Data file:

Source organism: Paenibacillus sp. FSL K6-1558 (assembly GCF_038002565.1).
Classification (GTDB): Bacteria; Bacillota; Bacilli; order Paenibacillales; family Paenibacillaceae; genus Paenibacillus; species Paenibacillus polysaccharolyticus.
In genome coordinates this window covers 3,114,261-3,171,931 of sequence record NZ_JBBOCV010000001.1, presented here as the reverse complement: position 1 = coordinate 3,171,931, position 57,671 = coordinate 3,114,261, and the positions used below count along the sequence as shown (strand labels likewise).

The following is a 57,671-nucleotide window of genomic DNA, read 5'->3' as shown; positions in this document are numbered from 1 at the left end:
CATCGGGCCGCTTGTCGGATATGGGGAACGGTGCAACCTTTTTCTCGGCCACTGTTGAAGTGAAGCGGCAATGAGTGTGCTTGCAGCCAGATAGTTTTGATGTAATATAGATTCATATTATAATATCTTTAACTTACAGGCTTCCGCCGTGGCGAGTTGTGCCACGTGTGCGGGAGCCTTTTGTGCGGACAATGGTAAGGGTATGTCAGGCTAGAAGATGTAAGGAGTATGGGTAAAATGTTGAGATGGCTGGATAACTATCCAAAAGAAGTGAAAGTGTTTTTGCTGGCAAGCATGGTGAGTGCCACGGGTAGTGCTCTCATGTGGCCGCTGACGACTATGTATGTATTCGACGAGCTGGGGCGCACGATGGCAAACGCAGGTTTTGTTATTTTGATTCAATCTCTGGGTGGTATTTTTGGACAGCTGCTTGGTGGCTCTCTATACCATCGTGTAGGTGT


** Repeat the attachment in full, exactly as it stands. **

Source organism: Paenibacillus sp. FSL K6-1558 (assembly GCF_038002565.1).
Classification (GTDB): Bacteria; Bacillota; Bacilli; order Paenibacillales; family Paenibacillaceae; genus Paenibacillus; species Paenibacillus polysaccharolyticus.
In genome coordinates this window covers 3,114,261-3,171,931 of sequence record NZ_JBBOCV010000001.1, presented here as the reverse complement: position 1 = coordinate 3,171,931, position 57,671 = coordinate 3,114,261, and the positions used below count along the sequence as shown (strand labels likewise).

The following is a 57,671-nucleotide window of genomic DNA, read 5'->3' as shown; positions in this document are numbered from 1 at the left end:
CATCGGGCCGCTTGTCGGATATGGGGAACGGTGCAACCTTTTTCTCGGCCACTGTTGAAGTGAAGCGGCAATGAGTGTGCTTGCAGCCAGATAGTTTTGATGTAATATAGATTCATATTATAATATCTTTAACTTACAGGCTTCCGCCGTGGCGAGTTGTGCCACGTGTGCGGGAGCCTTTTGTGCGGACAATGGTAAGGGTATGTCAGGCTAGAAGATGTAAGGAGTATGGGTAAAATGTTGAGATGGCTGGATAACTATCCAAAAGAAGTGAAAGTGTTTTTGCTGGCAAGCATGGTGAGTGCCACGGGTAGTGCTCTCATGTGGCCGCTGACGACTATGTATGTATTCGACGAGCTGGGGCGCACGATGGCAAACGCAGGTTTTGTTATTTTGATTCAATCTCTGGGTGGTATTTTTGGACAGCTGCTTGGTGGCTCTCTATACCATCGTGTAGGTGT